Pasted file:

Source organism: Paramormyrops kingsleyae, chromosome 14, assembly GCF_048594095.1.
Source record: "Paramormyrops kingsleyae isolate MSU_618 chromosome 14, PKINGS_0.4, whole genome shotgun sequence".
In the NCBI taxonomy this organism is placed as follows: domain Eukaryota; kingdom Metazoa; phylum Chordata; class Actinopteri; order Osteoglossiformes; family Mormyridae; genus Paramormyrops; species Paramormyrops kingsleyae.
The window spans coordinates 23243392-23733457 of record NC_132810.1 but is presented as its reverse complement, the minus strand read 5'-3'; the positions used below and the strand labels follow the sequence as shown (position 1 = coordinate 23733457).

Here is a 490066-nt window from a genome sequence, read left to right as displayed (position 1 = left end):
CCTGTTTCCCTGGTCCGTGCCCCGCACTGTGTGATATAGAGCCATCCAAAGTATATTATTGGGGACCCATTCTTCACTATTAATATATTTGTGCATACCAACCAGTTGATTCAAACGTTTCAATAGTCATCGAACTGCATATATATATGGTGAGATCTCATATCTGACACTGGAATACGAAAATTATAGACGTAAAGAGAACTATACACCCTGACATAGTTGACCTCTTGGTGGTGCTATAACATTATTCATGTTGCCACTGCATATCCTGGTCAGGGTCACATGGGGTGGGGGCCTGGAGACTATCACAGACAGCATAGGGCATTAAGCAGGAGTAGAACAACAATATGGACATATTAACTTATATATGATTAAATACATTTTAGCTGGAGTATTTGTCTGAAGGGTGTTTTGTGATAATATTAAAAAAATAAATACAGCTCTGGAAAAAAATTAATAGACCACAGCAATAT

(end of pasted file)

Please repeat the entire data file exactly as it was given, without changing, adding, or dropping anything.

Source organism: Paramormyrops kingsleyae, chromosome 14, assembly GCF_048594095.1.
Source record: "Paramormyrops kingsleyae isolate MSU_618 chromosome 14, PKINGS_0.4, whole genome shotgun sequence".
In the NCBI taxonomy this organism is placed as follows: domain Eukaryota; kingdom Metazoa; phylum Chordata; class Actinopteri; order Osteoglossiformes; family Mormyridae; genus Paramormyrops; species Paramormyrops kingsleyae.
The window spans coordinates 23243392-23733457 of record NC_132810.1 but is presented as its reverse complement, the minus strand read 5'-3'; the positions used below and the strand labels follow the sequence as shown (position 1 = coordinate 23733457).

Here is a 490066-nt window from a genome sequence, read left to right as displayed (position 1 = left end):
CCTGTTTCCCTGGTCCGTGCCCCGCACTGTGTGATATAGAGCCATCCAAAGTATATTATTGGGGACCCATTCTTCACTATTAATATATTTGTGCATACCAACCAGTTGATTCAAACGTTTCAATAGTCATCGAACTGCATATATATATGGTGAGATCTCATATCTGACACTGGAATACGAAAATTATAGACGTAAAGAGAACTATACACCCTGACATAGTTGACCTCTTGGTGGTGCTATAACATTATTCATGTTGCCACTGCATATCCTGGTCAGGGTCACATGGGGTGGGGGCCTGGAGACTATCACAGACAGCATAGGGCATTAAGCAGGAGTAGAACAACAATATGGACATATTAACTTATATATGATTAAATACATTTTAGCTGGAGTATTTGTCTGAAGGGTGTTTTGTGATAATATTAAAAAAATAAATACAGCTCTGGAAAAAAATTAATAGACCACAGCAATAT